• Also didn’t have garam masala. This recipe includes directions for making your own garam masala, but I didn’t have cardamom and the grocery store close to me didn’t have any either. So I just included a bit of cinnamon and ground cloves instead. I think this, more than anything, is something I could definitely improve on the next time I make this recipe–my dish was a little lacking in the spice-aroma arena, and I’m pretty sure it’s because I was missing this.
  • And I had to make do with non-fat yogurt because the store didn’t have full-fat yogurt! How can you carry a non-fat item without its better, yummier, full-fat cousin? I am a big fan of eating the full amount of fat allowed in every kind of food

Radish Pizza with Feta, Parmesan, and Mozzarella

I had a bunch of leftover radish from a soup made earlier last week, and wasn’t too sure what to do with them. I’m not sure how I got the idea of putting them on pizza, but pizza is easy, quick, and a great leftover lunch the next day–googling “radish pizza” came up with this, this, and this, so I knew at least that it wouldn’t be absolutely disgusting.

Modifying/combining what I read online, I came up with this: a whole-wheat crust topped with olive oil & garlic, feta, parmesan, mozzarella, and thinly sliced (as thin as I could get them with my dull knife, at least) radishes. A lot of the recipes I linked had some kind of green or light salad tossed on the pizza, but I opted to put my green stuff on the side.

Whole wheat dough, shaped and ready to rise:


The recipe I used for dough actually doesn’t require any rising, but I let it sit for about 20-30 minutes away, and it got nice and puffy and was very easy to roll out on my Silpat.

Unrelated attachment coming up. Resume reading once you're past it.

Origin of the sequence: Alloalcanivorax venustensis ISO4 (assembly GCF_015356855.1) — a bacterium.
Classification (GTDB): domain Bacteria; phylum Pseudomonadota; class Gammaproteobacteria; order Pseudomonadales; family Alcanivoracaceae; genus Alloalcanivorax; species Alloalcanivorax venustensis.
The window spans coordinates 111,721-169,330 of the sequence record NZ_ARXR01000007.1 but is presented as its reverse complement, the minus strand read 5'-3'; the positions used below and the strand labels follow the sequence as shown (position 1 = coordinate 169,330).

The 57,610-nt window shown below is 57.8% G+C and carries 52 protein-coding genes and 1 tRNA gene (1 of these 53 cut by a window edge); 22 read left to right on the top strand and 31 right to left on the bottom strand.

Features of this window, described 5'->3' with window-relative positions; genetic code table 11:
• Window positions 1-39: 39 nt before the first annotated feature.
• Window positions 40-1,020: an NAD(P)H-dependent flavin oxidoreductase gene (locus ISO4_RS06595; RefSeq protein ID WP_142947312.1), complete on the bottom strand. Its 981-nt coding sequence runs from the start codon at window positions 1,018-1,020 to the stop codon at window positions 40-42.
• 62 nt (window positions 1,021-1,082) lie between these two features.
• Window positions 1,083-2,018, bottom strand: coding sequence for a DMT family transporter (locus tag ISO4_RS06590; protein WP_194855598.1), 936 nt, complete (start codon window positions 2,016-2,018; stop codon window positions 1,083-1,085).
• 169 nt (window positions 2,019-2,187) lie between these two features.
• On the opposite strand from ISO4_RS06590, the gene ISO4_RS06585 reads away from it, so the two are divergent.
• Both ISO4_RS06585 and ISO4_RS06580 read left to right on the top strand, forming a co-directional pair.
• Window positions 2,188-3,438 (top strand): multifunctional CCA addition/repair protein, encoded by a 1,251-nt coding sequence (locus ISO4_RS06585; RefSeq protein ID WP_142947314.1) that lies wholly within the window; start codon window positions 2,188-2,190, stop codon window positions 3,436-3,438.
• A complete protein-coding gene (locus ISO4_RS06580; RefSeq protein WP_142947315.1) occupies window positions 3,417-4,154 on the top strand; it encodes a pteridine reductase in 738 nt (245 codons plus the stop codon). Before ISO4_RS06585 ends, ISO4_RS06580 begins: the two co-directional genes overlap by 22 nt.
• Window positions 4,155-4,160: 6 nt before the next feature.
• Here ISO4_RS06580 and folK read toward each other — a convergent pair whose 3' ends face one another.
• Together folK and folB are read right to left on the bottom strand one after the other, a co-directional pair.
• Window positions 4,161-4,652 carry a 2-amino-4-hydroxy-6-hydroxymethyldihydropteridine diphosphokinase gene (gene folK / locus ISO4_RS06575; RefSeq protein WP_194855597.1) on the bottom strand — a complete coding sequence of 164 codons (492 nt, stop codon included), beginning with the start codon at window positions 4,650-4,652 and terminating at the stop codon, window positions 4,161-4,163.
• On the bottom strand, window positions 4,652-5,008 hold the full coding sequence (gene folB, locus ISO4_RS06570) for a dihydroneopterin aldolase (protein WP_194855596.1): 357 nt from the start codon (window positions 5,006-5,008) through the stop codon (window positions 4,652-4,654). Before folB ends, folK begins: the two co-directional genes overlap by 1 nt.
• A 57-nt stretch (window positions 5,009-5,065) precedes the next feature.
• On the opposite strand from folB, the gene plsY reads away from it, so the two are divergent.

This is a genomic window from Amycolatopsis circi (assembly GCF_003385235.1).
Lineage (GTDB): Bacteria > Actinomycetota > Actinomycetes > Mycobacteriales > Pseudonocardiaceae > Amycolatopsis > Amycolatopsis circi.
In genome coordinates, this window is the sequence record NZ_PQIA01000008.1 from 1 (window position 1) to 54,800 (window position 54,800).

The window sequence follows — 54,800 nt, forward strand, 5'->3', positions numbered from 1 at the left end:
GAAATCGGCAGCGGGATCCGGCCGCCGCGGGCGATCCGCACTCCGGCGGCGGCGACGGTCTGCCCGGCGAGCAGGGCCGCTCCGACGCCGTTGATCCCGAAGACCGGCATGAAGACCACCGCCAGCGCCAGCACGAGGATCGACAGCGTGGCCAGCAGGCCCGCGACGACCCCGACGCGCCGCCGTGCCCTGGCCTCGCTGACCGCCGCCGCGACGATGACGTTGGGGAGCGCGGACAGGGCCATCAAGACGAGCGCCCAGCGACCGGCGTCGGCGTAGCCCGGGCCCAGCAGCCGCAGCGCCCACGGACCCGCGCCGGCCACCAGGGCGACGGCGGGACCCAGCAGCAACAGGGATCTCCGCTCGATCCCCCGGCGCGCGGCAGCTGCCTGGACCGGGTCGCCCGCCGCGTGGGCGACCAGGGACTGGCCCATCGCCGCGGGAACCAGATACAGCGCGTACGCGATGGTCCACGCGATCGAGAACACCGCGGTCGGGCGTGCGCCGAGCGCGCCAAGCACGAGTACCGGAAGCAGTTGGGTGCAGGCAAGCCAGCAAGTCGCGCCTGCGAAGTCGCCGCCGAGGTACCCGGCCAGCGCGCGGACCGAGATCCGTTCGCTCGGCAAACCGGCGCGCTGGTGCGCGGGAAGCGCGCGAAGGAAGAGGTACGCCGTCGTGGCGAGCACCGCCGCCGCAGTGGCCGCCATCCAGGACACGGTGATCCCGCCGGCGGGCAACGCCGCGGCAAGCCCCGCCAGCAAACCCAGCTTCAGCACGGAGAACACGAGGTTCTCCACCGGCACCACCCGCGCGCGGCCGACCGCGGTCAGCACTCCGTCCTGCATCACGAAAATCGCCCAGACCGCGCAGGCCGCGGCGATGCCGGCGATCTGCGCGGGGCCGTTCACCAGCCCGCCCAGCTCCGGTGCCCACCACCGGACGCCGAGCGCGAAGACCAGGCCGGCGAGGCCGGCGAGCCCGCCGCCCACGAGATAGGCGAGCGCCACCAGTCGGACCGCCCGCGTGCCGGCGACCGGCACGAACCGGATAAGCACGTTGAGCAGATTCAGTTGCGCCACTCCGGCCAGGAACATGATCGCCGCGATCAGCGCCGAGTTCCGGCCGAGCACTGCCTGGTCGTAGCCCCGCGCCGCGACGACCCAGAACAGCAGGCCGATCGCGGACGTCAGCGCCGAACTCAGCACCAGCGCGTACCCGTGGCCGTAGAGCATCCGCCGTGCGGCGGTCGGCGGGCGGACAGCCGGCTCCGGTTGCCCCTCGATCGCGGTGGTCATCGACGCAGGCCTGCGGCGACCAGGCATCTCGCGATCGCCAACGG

If you have a mandolin (lucky you), you could use that to slice the radishes paper-thin, but unevenly-sliced radishes ended up okay too. I should have named this blog “poor recent graduate cooks with basic kitchen implements” instead. But the yellow spatula was mildly cuter, and I love spatulas.


The radishes were slightly sweet and juicy out of the oven. I just topped the spinach with cranberries, olive oil, and balsamic vinegar for a very, very simple salad.

Pizza Crust (adapted from here):
1 package active dry yeast
1 cup warm water
1 tsp sugar
2 tbsp olive oil
1 tsp salt
2.5-ish cups of flour (I used 1 cup whole wheat, 1 cup of all-purpose, and more all-purpose until the dough felt “right” to me).

tbsp olive oil mixed with 1-2 tsps minced garlic
6-7 thinly sliced radishes
1/4 cup mozzarella cheese
1/4 cup feta cheese
1/4 cup parmesan
salt and pepper

Verdict: Ehhhhh. Not a very auspicious start to a cooking/food blog, but this pizza was “a bit bland,” stated Boyfriend, a little sheepishly, but he’s biased because radish + feta is a real leap away from his usual heavy-handed diet of meat, pasta, and tex-mex tacos. I should have sprung for better cheese (or at least used a cheese with more bite); mozzarella was a poor choice. It was still good heated up in the microwave the next day for lunch though.